Update, August 31: We've published an additional Q&A article with more information on the REAP program, answering some common questions.
A unique global program run by the world's top-ranked university* is set to help Nova Scotia develop new strategies to address one of the province’s most pressing issues: building a stronger economy.
Dalhousie President Richard Florizone will lead Nova Scotia’s team in a two-year, entrepreneurship-focused program designed by the Massachusetts Institute of Technology (MIT) to help regions achieve economic growth and social progress.
The Nova Scotia team, which consists of nine individuals from various sectors in the province, is one of eight chosen this year from around the world to participate in the MIT Regional Entrepreneurship Acceleration Program (REAP). In the program, teams of key stakeholders from participating regions work with MIT experts and others in their region to develop custom strategies to address economic challenges.
“Innovation and entrepreneurship are crucial to helping Nova Scotia build a brighter economic future,” says Dr. Florizone. “This is an incredible opportunity for Dalhousie to help catalyze that growth by working collaboratively with our regional partners and MIT, a global leader in the field.”
Forging connections in Nova Scotia and beyond
Administered by MIT Sloan Executive Education, the program consists of four four-to-seven-month action-learning cycles. Each cycle begins with a two-to-three day learning session with MIT experts and other participating regions before the team moves on to broader consultations with entrepreneurs, post-secondary institutions, industry, risk capital and governments across the province.
The team will spend the first cycle gathering data about the region and the second creating a detailed action plan, while the third and fourth phases will be devoted to implementing the strategy and creating ongoing initiatives.
The overall goal: to identify Nova Scotia’s comparative advantages and the mechanisms that might help amplify and advance those to create new value and more export-driven ventures in the province.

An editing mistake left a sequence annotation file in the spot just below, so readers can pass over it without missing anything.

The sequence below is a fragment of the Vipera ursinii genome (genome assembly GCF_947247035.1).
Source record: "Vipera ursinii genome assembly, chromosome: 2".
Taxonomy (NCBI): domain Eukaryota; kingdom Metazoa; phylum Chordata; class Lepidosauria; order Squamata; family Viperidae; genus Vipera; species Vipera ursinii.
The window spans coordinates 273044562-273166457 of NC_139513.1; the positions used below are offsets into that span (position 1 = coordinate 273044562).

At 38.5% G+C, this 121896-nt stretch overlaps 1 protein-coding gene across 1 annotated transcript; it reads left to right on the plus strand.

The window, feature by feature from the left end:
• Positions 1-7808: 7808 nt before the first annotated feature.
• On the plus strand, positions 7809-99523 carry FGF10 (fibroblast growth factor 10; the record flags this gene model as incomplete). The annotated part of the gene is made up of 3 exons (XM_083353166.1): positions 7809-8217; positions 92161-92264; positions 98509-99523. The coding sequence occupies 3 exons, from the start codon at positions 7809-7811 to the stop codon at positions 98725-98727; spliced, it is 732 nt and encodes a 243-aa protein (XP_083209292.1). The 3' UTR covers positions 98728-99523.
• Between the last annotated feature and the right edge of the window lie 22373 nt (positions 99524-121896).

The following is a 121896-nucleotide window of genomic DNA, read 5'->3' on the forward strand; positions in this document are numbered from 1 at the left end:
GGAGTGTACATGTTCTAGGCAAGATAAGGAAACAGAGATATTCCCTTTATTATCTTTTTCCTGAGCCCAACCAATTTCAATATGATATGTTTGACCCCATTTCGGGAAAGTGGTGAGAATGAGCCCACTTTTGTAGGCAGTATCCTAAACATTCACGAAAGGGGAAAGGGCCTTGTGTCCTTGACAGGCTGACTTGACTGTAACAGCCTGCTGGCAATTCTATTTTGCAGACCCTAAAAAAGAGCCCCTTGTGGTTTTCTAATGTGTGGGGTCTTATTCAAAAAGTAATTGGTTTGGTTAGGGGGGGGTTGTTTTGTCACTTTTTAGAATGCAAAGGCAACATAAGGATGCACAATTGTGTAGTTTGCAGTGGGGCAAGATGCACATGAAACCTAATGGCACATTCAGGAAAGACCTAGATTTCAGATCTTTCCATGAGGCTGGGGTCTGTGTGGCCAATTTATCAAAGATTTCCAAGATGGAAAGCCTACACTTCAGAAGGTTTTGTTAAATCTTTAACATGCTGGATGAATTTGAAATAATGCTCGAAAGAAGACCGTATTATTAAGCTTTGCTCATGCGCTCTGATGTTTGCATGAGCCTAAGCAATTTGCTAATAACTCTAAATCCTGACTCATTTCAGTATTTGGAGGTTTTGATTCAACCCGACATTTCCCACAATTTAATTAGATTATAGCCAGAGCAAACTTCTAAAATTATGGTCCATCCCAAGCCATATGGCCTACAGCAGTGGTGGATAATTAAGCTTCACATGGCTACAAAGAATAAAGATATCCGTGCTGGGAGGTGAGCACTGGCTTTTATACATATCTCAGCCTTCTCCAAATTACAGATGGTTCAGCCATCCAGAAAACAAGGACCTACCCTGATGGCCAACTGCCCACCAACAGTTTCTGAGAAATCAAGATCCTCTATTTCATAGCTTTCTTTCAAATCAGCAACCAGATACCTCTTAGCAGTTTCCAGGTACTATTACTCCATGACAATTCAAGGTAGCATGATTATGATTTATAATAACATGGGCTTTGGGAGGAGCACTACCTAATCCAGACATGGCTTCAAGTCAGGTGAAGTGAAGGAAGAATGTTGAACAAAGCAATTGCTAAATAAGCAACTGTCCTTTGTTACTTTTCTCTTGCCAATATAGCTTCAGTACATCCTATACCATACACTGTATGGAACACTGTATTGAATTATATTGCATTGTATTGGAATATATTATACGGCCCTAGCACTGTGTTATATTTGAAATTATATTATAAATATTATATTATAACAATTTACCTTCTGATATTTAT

A first for Canada
Nova Scotia is the first region in Canada to be selected for MIT REAP. The program’s latest cohort includes eight countries and regions, including Iceland, Lima, and Lagos City. Past REAP cohort teams have included Beijing, Southwest Norway, Tokyo, Qatar, Auckland, New Zealand, Moscow and Singapore.
It’s no coincidence that it’s an MIT program attracting such interest. Considered the world’s leading university when it comes to entrepreneurship, MIT has produced more than 26,000 active startup and spinout companies that, combined, generate $2 trillion in annual sales and employ 3.3 million people.
“By participating in MIT REAP with a full team of stakeholders, Nova Scotia will have the chance to improve their local support structures for innovation and entrepreneurship using best practices developed in the MIT ecosystem” says Sarah Jane Maxted, executive director of MIT REAP.
Making an impact
Dalhousie has been striving to enhance its substantial contributions to the province in many respects, including economic development. As Nova Scotia’s leading research-intensive university, Dalhousie accounts for more than 80 per cent of publicly funded R&D in the province and 98 per cent of all industry-sponsored university research.
The initiative is also very closely aligned with the OneNS playbook, which called for universities and the NSCC to act as greater innovation hubs for the province, as they represent one of the province’s greatest competitive advantages.
"I want to congratulate Dalhousie on being chosen to participate in this prestigious program," says Kelly Regan, Minister of Labour and Advanced Education for the province. "Dalhousie's economic leadership on this and so many other files is most appreciated."
Dal’s effort in recent years have included new supports for student and faculty led entrepreneurship, working more closely with the broader startup and business community, and, now, leading the province’s MIT REAP contingent.
“Dalhousie is working hard to encourage innovation and entrepreneurship in the province," says Dr. Florizone. "The MIT REAP program will help us continue to explore ways we can support the economic growth of our region."
Other members of the Nova Scotia REAP team include:
- Bernie Miller, former N.S. deputy minister of planning, currently partner at McInnes Cooper
- Chris Huskilson, CEO of Emera
- Jevon MacDonald, former general manager at Salesforce.com and co-founder and CEO of GoInstant
- John Knubley, federal deputy minister of innovation, science and economic development
- John Risley, co-founder of Clearwater Fine Foods
- Murray Coolican, N.S. deputy minister of business
- Patrick Keefe, general partner with startup fund Build Ventures
- Tracy Kitch, president and CEO of the IWK Health Centre
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